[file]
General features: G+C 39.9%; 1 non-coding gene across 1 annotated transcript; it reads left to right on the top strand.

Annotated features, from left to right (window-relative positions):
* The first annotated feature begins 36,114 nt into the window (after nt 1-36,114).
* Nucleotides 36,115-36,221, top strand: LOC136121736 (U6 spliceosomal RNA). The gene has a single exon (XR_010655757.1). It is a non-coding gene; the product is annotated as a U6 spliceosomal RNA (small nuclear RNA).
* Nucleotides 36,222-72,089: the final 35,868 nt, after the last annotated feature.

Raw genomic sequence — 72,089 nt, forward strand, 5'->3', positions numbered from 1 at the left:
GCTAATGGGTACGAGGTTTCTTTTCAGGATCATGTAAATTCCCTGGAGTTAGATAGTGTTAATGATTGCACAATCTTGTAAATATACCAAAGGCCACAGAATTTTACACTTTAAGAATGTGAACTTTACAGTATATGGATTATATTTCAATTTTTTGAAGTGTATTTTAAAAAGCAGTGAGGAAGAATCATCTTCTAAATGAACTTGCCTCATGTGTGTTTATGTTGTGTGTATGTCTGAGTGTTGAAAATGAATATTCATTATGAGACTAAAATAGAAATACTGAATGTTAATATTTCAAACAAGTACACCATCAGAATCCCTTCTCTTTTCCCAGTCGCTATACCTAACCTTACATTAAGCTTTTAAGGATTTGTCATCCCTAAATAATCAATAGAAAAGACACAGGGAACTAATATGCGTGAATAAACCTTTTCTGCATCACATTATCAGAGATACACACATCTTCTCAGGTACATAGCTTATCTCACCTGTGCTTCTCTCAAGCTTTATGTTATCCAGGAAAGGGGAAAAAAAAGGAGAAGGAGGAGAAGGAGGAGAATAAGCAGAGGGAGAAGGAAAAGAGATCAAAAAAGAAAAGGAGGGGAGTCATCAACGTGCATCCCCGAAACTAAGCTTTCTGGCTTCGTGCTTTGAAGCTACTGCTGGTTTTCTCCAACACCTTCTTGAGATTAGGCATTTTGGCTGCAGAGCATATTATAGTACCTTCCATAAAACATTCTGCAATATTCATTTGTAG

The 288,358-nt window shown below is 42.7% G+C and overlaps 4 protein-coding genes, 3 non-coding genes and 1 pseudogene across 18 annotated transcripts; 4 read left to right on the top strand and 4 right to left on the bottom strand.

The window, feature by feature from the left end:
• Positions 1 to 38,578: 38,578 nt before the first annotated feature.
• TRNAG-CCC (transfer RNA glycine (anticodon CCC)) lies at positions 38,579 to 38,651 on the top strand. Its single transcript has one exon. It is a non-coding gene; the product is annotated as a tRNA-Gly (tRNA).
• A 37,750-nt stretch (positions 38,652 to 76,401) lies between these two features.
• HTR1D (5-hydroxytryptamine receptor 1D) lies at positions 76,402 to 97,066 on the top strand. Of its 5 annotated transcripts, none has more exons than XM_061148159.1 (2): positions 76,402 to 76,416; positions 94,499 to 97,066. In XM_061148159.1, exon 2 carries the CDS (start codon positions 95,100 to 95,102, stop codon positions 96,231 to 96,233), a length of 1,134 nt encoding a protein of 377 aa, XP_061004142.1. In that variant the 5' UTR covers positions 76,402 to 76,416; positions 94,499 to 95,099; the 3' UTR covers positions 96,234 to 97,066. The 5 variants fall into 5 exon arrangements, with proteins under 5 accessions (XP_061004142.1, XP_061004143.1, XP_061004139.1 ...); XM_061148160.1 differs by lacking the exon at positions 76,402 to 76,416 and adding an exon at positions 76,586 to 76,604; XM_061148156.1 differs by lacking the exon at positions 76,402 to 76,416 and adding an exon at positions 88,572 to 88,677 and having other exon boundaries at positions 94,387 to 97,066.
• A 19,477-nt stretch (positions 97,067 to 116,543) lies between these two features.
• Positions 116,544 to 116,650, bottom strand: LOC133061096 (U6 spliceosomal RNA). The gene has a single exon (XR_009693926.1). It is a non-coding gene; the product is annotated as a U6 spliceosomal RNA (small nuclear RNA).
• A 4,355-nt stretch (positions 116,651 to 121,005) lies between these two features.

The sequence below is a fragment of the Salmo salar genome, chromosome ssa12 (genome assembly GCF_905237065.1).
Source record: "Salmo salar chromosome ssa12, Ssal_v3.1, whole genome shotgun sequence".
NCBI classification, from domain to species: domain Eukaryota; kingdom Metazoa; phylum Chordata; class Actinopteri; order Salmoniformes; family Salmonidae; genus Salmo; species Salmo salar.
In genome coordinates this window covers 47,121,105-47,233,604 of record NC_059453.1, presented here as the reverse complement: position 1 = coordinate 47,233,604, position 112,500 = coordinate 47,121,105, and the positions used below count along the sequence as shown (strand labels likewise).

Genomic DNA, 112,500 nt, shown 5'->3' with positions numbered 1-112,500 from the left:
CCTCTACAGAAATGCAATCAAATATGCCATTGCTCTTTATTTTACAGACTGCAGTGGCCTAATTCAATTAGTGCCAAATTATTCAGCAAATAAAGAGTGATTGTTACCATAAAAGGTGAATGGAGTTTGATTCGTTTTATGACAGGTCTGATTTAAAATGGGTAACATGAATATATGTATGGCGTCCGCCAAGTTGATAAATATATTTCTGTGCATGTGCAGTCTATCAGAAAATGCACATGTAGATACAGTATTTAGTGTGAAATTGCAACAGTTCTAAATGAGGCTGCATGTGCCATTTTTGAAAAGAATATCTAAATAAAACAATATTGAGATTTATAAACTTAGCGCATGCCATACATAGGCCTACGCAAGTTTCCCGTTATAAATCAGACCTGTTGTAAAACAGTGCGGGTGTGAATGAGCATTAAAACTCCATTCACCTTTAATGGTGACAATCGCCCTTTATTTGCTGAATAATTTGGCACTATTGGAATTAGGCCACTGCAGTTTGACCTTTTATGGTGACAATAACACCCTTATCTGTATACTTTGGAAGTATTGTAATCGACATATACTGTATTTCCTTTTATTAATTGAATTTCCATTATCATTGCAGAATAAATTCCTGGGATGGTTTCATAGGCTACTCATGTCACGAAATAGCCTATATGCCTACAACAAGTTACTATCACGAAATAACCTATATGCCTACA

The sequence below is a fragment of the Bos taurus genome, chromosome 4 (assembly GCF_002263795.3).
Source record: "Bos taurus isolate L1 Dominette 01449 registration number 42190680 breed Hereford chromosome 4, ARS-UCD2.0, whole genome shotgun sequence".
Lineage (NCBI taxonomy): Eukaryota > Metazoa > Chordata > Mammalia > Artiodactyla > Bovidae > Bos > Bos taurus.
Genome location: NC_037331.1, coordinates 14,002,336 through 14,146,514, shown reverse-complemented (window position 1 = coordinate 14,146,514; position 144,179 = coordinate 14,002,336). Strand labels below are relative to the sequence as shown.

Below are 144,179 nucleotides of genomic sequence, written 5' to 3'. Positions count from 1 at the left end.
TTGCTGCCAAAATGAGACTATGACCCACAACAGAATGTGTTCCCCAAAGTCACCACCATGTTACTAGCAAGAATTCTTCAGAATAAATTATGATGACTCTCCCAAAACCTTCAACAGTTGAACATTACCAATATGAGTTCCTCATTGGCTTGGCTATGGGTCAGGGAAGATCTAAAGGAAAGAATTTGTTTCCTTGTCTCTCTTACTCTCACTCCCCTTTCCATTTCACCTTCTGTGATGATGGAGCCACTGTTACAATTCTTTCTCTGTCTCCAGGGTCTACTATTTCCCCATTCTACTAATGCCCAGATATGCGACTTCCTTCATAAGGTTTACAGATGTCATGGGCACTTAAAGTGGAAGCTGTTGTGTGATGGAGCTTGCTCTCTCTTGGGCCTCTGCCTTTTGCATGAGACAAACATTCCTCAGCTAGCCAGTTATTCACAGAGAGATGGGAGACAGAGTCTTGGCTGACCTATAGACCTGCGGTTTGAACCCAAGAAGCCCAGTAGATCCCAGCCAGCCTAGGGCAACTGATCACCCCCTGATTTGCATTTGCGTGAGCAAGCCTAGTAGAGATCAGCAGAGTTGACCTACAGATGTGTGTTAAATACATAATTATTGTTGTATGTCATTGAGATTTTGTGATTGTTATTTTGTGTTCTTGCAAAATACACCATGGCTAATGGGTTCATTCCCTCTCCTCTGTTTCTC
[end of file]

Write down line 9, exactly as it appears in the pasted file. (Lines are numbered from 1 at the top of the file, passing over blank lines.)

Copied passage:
The window, feature by feature from the left end: